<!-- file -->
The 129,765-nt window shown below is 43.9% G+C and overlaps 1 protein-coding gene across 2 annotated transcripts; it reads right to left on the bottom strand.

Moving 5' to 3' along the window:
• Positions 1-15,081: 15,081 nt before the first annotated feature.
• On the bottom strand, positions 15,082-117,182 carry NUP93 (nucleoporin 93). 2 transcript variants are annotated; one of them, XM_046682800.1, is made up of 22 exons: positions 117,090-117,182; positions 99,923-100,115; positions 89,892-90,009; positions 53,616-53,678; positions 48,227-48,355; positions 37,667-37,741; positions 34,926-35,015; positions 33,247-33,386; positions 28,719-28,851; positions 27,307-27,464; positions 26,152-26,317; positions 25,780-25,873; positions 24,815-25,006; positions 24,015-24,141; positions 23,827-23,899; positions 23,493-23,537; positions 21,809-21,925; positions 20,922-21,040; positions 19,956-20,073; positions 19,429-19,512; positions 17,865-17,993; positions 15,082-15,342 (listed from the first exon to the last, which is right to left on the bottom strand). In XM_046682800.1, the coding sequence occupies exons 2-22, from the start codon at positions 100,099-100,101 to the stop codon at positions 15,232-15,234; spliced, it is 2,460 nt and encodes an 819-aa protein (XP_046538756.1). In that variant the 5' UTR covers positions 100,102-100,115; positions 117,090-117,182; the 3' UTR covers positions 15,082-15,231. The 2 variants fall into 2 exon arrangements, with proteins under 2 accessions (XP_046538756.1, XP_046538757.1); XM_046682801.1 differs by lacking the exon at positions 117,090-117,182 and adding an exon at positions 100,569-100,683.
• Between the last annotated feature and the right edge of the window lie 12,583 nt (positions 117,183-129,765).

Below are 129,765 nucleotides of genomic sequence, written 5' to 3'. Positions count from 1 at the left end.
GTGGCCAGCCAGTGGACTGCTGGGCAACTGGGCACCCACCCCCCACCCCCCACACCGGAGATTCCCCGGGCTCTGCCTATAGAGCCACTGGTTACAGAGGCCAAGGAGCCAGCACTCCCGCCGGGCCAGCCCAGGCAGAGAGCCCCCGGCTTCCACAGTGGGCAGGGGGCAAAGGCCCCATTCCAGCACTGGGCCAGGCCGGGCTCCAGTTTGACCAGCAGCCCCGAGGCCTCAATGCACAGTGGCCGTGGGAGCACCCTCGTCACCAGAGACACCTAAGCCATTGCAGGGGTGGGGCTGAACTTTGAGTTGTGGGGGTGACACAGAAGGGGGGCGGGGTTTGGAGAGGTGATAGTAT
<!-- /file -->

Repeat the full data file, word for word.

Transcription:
The 129,765-nt window shown below is 43.9% G+C and overlaps 1 protein-coding gene across 2 annotated transcripts; it reads right to left on the bottom strand.

Moving 5' to 3' along the window:
• Positions 1-15,081: 15,081 nt before the first annotated feature.
• On the bottom strand, positions 15,082-117,182 carry NUP93 (nucleoporin 93). 2 transcript variants are annotated; one of them, XM_046682800.1, is made up of 22 exons: positions 117,090-117,182; positions 99,923-100,115; positions 89,892-90,009; positions 53,616-53,678; positions 48,227-48,355; positions 37,667-37,741; positions 34,926-35,015; positions 33,247-33,386; positions 28,719-28,851; positions 27,307-27,464; positions 26,152-26,317; positions 25,780-25,873; positions 24,815-25,006; positions 24,015-24,141; positions 23,827-23,899; positions 23,493-23,537; positions 21,809-21,925; positions 20,922-21,040; positions 19,956-20,073; positions 19,429-19,512; positions 17,865-17,993; positions 15,082-15,342 (listed from the first exon to the last, which is right to left on the bottom strand). In XM_046682800.1, the coding sequence occupies exons 2-22, from the start codon at positions 100,099-100,101 to the stop codon at positions 15,232-15,234; spliced, it is 2,460 nt and encodes an 819-aa protein (XP_046538756.1). In that variant the 5' UTR covers positions 100,102-100,115; positions 117,090-117,182; the 3' UTR covers positions 15,082-15,231. The 2 variants fall into 2 exon arrangements, with proteins under 2 accessions (XP_046538756.1, XP_046538757.1); XM_046682801.1 differs by lacking the exon at positions 117,090-117,182 and adding an exon at positions 100,569-100,683.
• Between the last annotated feature and the right edge of the window lie 12,583 nt (positions 117,183-129,765).

Below are 129,765 nucleotides of genomic sequence, written 5' to 3'. Positions count from 1 at the left end.
GTGGCCAGCCAGTGGACTGCTGGGCAACTGGGCACCCACCCCCCACCCCCCACACCGGAGATTCCCCGGGCTCTGCCTATAGAGCCACTGGTTACAGAGGCCAAGGAGCCAGCACTCCCGCCGGGCCAGCCCAGGCAGAGAGCCCCCGGCTTCCACAGTGGGCAGGGGGCAAAGGCCCCATTCCAGCACTGGGCCAGGCCGGGCTCCAGTTTGACCAGCAGCCCCGAGGCCTCAATGCACAGTGGCCGTGGGAGCACCCTCGTCACCAGAGACACCTAAGCCATTGCAGGGGTGGGGCTGAACTTTGAGTTGTGGGGGTGACACAGAAGGGGGGCGGGGTTTGGAGAGGTGATAGTAT